We all design and redesign in public, but the public rarely cares unless we’re Jeffrey Zeldman. His recent redesign of zeldman.com would not have garnered as earth-shattering a response if it were done by anyone else. And, response received, Mr. Zeldman was duly moved to issue yet another ‘manifesto‘ defending the choices he made. It’s an unnecessary manifesto, in my opinion, one that takes the form of an open letter response to one of his bemused readers.
His new stripped-down, single-column page design is presumably intended to both showcase beautiful web typography as well as to act as some type of Instapaper-repellent rendering powerless such apps that siphon content from ad-cluttered, content-rich sites and display said content into much the exact same “content-first” format used in the zeldman.com redesign. Almost like a “gotcha!” to those apps.
Zeldman even admits that this type of page design is at least in part a response to those apps that are themselves responding to poorly designed content sites, much like two dogs chasing each others’ tails in a single circle ad infinitum. The net effect is a mobius strip of design responses to which I say woof.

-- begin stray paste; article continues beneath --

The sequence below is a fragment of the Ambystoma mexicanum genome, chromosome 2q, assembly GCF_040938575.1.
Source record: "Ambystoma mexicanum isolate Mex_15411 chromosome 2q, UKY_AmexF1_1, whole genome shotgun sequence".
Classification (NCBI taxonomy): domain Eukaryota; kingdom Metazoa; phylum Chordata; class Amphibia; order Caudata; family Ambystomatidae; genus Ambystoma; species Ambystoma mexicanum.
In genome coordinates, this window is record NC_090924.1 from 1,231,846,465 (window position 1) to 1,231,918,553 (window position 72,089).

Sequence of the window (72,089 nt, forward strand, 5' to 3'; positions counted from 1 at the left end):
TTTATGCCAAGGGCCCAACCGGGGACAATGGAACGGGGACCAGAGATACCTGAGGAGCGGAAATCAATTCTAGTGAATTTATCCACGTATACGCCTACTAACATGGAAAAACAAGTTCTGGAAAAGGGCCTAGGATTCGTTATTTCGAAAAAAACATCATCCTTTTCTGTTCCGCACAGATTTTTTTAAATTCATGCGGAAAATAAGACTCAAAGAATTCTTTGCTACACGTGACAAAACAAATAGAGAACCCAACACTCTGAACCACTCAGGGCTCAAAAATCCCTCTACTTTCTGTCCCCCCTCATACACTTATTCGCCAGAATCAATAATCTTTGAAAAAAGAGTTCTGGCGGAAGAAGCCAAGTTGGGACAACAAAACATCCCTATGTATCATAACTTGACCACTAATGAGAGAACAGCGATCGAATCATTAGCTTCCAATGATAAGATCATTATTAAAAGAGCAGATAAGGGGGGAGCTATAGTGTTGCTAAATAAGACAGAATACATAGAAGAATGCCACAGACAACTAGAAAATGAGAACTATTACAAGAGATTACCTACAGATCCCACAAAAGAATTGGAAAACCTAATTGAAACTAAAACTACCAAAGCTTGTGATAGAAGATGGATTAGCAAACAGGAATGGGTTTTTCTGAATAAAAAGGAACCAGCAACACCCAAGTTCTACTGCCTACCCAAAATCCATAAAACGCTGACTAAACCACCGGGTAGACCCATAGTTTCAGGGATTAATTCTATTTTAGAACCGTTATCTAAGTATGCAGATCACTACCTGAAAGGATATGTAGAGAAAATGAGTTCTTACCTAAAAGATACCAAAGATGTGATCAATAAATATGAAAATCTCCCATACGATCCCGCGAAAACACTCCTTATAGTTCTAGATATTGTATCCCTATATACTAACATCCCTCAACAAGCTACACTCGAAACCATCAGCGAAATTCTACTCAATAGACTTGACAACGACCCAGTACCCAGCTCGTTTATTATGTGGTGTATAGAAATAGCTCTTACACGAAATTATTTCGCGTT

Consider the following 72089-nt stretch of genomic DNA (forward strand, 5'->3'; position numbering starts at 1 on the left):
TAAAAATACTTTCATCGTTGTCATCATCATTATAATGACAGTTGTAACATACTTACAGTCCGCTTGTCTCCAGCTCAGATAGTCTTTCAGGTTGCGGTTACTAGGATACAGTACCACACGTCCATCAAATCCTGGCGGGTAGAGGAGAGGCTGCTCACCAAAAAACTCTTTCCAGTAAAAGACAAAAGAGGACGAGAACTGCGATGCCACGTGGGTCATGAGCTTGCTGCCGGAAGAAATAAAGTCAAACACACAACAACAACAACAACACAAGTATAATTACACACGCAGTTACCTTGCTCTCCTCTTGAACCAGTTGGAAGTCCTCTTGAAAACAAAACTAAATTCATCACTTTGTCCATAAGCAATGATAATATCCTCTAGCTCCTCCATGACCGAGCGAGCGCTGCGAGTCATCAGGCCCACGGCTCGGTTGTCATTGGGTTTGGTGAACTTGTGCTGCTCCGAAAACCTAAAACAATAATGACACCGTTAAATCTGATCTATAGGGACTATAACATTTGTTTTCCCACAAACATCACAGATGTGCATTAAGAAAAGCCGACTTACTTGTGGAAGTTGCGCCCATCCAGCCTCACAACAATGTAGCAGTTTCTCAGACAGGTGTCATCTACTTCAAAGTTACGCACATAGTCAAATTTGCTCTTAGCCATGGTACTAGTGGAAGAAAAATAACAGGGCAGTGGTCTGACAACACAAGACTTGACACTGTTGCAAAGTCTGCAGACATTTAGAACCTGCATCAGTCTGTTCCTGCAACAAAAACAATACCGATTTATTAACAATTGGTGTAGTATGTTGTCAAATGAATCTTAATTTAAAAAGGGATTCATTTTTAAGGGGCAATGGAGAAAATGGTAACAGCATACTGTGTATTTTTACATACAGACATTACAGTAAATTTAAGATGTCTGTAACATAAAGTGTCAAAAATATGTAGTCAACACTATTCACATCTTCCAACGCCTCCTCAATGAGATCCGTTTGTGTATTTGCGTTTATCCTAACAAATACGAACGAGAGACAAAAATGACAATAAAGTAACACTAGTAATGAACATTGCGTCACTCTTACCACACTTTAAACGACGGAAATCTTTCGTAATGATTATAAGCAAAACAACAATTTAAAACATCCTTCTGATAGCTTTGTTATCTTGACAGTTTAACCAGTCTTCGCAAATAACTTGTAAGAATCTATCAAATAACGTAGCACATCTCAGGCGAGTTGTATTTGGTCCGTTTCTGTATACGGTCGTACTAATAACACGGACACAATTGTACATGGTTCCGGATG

Frankly, his redesign is more of a de-design, having removed much of what anyone would recognize as a design at all. Zeldman claims that columns are “so ’90s” yet his own single-column design ironically resembles a large print edition of the mid ’90s webzine, Suck.com, which, not surprisingly, looks great on a modern day smartphone (and pretty much like doodoo on a desktop).
Just as many of the comments appended to his “WEB DESIGN MANIFESTO 2012” (as he so proudly proclaims) complain about the extra large body copy font size as do praise it. Most folks praising it admit to being of an advanced age with poor eyesight and I’m not surprised. Mr. Zeldman himself is 57 years young and wears glasses, very much the target user for such a design. But, when did we abandon default font sizes, em values and letting the user determine their ideal font size—or did I miss that manifesto?
Granted this redesign is of Jeffrey Zeldman’s own personal website that he’s been redesigning for the better part of twenty years and one which he will continue to change as his whims dictate. However, his unquestionable opinions and influence over this entire industry are more a more recent phenomenon and I really do hope that he doesn’t:
- forget that hoards of web design professionals hang on his every word, waiting to implement his (and his colleagues’) next great idea; or
- get so caught up in the fervor surrounding mobile-first/content-first that he abandons all logic and reason—a slippery slope upon which this unnecessary manifesto proudly creeps.